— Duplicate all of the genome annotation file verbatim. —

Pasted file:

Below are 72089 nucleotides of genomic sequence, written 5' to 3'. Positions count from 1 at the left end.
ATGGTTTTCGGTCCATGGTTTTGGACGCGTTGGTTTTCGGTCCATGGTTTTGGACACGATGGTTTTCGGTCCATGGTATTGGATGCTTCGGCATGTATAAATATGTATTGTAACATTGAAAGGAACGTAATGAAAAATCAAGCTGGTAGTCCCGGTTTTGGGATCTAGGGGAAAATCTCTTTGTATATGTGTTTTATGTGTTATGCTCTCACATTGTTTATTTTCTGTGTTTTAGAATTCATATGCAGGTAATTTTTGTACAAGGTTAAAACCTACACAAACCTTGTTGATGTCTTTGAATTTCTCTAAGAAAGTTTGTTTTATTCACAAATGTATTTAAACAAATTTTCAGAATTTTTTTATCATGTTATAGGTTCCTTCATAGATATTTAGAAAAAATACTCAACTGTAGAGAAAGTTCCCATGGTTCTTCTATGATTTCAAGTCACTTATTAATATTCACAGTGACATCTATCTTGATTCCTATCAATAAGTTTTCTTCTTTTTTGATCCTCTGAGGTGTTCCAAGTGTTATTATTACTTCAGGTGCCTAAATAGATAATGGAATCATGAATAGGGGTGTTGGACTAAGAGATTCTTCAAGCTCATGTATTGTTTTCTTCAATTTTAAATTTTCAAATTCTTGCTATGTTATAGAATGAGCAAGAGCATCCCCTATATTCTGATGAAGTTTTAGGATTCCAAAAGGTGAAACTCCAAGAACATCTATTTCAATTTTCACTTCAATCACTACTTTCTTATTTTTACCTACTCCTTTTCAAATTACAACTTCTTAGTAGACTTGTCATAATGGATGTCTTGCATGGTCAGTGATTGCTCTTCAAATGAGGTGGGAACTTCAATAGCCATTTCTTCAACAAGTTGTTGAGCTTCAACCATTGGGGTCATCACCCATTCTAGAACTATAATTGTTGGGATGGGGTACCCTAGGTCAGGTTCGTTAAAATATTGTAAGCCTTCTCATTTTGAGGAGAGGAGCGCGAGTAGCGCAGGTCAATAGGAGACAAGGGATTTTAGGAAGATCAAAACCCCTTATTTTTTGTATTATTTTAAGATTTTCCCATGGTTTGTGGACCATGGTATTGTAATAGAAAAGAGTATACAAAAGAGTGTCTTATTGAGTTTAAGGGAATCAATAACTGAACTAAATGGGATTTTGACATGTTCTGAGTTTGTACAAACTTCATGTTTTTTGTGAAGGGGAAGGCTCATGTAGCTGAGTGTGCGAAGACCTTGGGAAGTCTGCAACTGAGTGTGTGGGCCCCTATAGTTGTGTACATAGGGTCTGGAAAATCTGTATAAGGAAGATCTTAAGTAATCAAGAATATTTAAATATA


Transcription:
Below are 72089 nucleotides of genomic sequence, written 5' to 3'. Positions count from 1 at the left end.
ATGGTTTTCGGTCCATGGTTTTGGACGCGTTGGTTTTCGGTCCATGGTTTTGGACACGATGGTTTTCGGTCCATGGTATTGGATGCTTCGGCATGTATAAATATGTATTGTAACATTGAAAGGAACGTAATGAAAAATCAAGCTGGTAGTCCCGGTTTTGGGATCTAGGGGAAAATCTCTTTGTATATGTGTTTTATGTGTTATGCTCTCACATTGTTTATTTTCTGTGTTTTAGAATTCATATGCAGGTAATTTTTGTACAAGGTTAAAACCTACACAAACCTTGTTGATGTCTTTGAATTTCTCTAAGAAAGTTTGTTTTATTCACAAATGTATTTAAACAAATTTTCAGAATTTTTTTATCATGTTATAGGTTCCTTCATAGATATTTAGAAAAAATACTCAACTGTAGAGAAAGTTCCCATGGTTCTTCTATGATTTCAAGTCACTTATTAATATTCACAGTGACATCTATCTTGATTCCTATCAATAAGTTTTCTTCTTTTTTGATCCTCTGAGGTGTTCCAAGTGTTATTATTACTTCAGGTGCCTAAATAGATAATGGAATCATGAATAGGGGTGTTGGACTAAGAGATTCTTCAAGCTCATGTATTGTTTTCTTCAATTTTAAATTTTCAAATTCTTGCTATGTTATAGAATGAGCAAGAGCATCCCCTATATTCTGATGAAGTTTTAGGATTCCAAAAGGTGAAACTCCAAGAACATCTATTTCAATTTTCACTTCAATCACTACTTTCTTATTTTTACCTACTCCTTTTCAAATTACAACTTCTTAGTAGACTTGTCATAATGGATGTCTTGCATGGTCAGTGATTGCTCTTCAAATGAGGTGGGAACTTCAATAGCCATTTCTTCAACAAGTTGTTGAGCTTCAACCATTGGGGTCATCACCCATTCTAGAACTATAATTGTTGGGATGGGGTACCCTAGGTCAGGTTCGTTAAAATATTGTAAGCCTTCTCATTTTGAGGAGAGGAGCGCGAGTAGCGCAGGTCAATAGGAGACAAGGGATTTTAGGAAGATCAAAACCCCTTATTTTTTGTATTATTTTAAGATTTTCCCATGGTTTGTGGACCATGGTATTGTAATAGAAAAGAGTATACAAAAGAGTGTCTTATTGAGTTTAAGGGAATCAATAACTGAACTAAATGGGATTTTGACATGTTCTGAGTTTGTACAAACTTCATGTTTTTTGTGAAGGGGAAGGCTCATGTAGCTGAGTGTGCGAAGACCTTGGGAAGTCTGCAACTGAGTGTGTGGGCCCCTATAGTTGTGTACATAGGGTCTGGAAAATCTGTATAAGGAAGATCTTAAGTAATCAAGAATATTTAAATATA